Yes, it's the same sand and the same salty sea, yet it brings a whole new purpose in these first minutes of daylight. This is the gift to the early riser. This sea reminds us and promises us of a power greater than ourselves. It washes over us, puts us in our place. It's a small crowd, a gathering really. Each honoring our beach and holding tight the reasons we come; the reasons we seek and gladly accept the early invitation.

The fisherman, the gatherer of shells, the pondered and the runner. We join together in solitude and quiet reverence to this sea and this beach. Soon the toddlers, kites and coolers will trickle in and invade. We won't put up a fight as an invasion to our space. We'll shift, into the rest of the day of vacation celebration, secretly waiting in anticipation for tomorrow's quiet start. Waiting to again unwrap our precious gift.

Sunday, July 21, 2013

New Machine Makes Time!

No, not really but wouldn't that be newsworthy.

 I saw a sign the other day that made me laugh and then made me a little sad.  The sign was asking people to come in and donate blood, an important request for sure.  The sign said, "Please make time to come in and donate".  Now, you can make a lot of things, you can make a cake, you can make a sign, you can make a rug, you can make a mess.  Lots of things can be made, except time. 

You can't sneak into the kitchen late at night and cook up some time like a late night snack.  You can't buy special equipment that will manufacture time.  It is one of the few things in our life that is absolutely finite. Fixed. Complete. It is what it is.  Time: 24 hours available each day, use it or lose it.  The same amount is available today as was available on the wagon trail or the roaring twenties, the colorful 80's or last week.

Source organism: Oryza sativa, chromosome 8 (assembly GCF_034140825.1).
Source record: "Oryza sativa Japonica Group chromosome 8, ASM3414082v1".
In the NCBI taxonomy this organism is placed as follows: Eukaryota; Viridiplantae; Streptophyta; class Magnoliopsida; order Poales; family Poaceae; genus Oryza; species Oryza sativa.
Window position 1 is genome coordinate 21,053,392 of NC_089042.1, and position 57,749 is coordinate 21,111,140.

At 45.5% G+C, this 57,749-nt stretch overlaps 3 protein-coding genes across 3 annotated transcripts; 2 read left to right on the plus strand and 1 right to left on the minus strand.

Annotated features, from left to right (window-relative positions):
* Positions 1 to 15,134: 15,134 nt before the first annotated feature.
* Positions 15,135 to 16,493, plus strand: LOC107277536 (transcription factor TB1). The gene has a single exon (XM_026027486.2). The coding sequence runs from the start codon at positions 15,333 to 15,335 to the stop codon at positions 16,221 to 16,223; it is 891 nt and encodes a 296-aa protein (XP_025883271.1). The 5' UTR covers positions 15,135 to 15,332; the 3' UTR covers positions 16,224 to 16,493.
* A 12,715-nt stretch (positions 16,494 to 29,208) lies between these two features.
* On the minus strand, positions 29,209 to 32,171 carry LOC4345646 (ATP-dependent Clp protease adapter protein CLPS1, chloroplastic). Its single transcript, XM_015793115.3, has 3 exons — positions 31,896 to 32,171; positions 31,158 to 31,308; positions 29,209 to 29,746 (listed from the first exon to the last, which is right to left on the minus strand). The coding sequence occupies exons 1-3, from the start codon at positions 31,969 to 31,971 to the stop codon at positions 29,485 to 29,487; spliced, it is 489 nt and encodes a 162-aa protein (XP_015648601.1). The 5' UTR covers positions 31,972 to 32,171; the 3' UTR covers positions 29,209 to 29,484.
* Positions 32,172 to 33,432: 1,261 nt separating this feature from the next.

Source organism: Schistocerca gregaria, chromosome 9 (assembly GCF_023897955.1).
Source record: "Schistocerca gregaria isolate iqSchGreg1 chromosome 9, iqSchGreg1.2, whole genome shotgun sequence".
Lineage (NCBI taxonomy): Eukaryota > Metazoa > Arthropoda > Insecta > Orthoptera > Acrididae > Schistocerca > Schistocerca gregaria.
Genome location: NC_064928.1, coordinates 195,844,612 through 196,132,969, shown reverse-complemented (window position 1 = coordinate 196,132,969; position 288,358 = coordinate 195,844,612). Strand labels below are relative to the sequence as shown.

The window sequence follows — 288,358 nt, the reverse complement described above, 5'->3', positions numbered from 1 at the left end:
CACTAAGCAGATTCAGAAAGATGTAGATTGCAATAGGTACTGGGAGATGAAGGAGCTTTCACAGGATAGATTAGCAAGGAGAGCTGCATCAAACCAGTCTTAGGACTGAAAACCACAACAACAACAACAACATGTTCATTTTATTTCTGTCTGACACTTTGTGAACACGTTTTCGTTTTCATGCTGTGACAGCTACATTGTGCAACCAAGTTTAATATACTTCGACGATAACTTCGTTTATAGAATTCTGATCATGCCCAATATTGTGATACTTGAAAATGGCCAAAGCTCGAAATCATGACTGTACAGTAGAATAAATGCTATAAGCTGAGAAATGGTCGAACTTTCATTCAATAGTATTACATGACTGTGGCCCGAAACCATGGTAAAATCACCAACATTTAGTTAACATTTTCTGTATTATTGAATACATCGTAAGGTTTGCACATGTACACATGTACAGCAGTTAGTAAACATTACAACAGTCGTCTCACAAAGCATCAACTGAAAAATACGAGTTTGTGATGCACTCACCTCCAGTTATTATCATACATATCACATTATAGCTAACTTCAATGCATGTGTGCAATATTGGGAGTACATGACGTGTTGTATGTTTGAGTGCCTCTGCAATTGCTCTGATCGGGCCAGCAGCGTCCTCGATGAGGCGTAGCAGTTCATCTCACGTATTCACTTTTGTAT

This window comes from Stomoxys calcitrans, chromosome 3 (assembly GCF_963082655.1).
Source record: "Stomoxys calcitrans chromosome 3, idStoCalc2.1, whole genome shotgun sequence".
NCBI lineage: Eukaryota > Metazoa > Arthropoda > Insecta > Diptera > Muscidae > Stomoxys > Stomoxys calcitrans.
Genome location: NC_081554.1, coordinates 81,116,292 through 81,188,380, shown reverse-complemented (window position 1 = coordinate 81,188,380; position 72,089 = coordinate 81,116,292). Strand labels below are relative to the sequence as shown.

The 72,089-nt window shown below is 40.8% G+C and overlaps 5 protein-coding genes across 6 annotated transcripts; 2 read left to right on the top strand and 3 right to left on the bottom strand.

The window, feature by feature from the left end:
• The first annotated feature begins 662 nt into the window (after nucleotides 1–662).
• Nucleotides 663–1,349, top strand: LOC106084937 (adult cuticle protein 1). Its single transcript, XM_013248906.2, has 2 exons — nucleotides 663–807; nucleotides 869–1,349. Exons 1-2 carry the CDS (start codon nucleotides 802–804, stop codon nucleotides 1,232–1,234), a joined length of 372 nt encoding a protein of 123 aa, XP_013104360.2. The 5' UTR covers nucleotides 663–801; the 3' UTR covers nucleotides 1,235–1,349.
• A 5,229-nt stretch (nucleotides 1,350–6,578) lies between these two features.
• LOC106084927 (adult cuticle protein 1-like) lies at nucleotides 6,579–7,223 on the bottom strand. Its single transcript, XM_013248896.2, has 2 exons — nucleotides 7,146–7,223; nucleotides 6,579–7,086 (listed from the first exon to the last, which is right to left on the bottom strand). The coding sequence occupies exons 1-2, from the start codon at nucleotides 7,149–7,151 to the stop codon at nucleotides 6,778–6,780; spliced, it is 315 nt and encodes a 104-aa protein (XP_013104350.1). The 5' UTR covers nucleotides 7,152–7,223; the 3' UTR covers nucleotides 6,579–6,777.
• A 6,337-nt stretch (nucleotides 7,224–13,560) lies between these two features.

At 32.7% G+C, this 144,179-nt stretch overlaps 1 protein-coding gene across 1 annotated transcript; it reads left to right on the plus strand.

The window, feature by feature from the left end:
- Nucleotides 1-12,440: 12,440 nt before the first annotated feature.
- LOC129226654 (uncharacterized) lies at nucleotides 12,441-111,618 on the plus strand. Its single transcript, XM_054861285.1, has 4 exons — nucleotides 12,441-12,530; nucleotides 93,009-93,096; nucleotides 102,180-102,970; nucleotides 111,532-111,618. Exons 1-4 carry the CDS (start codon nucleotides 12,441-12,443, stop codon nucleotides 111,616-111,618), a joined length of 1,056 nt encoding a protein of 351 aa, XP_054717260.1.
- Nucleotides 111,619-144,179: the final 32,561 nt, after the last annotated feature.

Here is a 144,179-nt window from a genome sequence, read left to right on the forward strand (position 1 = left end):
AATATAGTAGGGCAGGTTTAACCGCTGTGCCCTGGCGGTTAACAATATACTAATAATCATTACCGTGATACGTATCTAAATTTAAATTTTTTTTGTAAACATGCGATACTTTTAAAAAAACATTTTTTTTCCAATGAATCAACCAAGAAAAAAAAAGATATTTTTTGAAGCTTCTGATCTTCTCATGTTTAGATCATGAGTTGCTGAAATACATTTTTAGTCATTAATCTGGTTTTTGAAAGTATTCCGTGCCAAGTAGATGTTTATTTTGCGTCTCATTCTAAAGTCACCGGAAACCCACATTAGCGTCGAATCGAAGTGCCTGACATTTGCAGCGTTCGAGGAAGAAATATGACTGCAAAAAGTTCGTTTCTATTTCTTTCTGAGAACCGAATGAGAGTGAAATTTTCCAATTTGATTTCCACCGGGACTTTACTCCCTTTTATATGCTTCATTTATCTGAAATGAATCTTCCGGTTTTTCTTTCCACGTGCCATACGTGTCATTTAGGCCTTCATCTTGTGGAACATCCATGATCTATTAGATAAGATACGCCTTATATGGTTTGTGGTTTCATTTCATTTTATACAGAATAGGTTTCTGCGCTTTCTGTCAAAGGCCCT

I think it's a pretty safe bet to say no matter how far advanced we become in technology or neuroscience, we will not create the ability to make more time.

So, now what?

If we can't make more time, now we have to figure out how to use what we have.  Ugh.  That's harder. That requires the awareness that we aren't getting more and even more important and difficult, is becoming aware of how we spend the 24 that we have.

And, I don't know how many more of those sets of 24 we're each going to get.  So maybe you really just have one, or two, or ten.  Or hopefully thousands. 

If I was the sign maker, I might have created this:

Please choose one of your 24 hours today to come and donate blood. 
 Your one hour might allow someone else to get lots more hours.

And if you have, in fact, created a means to make more time, call me, this is big news. I'd like to report it first. 

Friday, July 12, 2013

Play the Part You Are Given - and play it really well

Today is Dude's, my 15 year old son, last day of School of Rock practice before he plays his gig tonight.  He's a true artist.  Loves to get up on stage and jam, no fear, just joy.  The set this year is 90's so there aren't a lot of screaming guitar solos like last year's 80's set. 

There is, however, one amazing minute long epic guitar solo.  And he isn't playing it.

I think because he's been playing longer than some of the kids and he is the oldest one there at a very manly and mature 15, he made some assumptions.  Like, "Surely I'll get the great parts".   And his favorite Smashing Pumpkins song was cut from the playlist. This happens sometimes.  You've got a week to put a group of kids together and play a set of 6-8 songs and sometimes you just have to let one or two go to focus on the rest. So the combination of these two realities had him a little bummed out.

His disappointment started to escalate into, "how dare they" this morning.  I saw his mood shift and he was no longer the joyful artist.  He mentioned going to the director and asking to have part of the solo.  I simply said, "let's talk about it in the car."  He bristled for the lecture.  I instead kept it light and said this.

Dude, do you know what good sportsmanship is?  Of course he did.  Well, this is your sport.  And ultimately, you are old enough to decide how you will handle this today but I'm just asking you to look at all sides.  I'm a huge fan of standing up for what you want and being brave, however, I'm also a huge fan of the lesser known traits of humility and gratitude.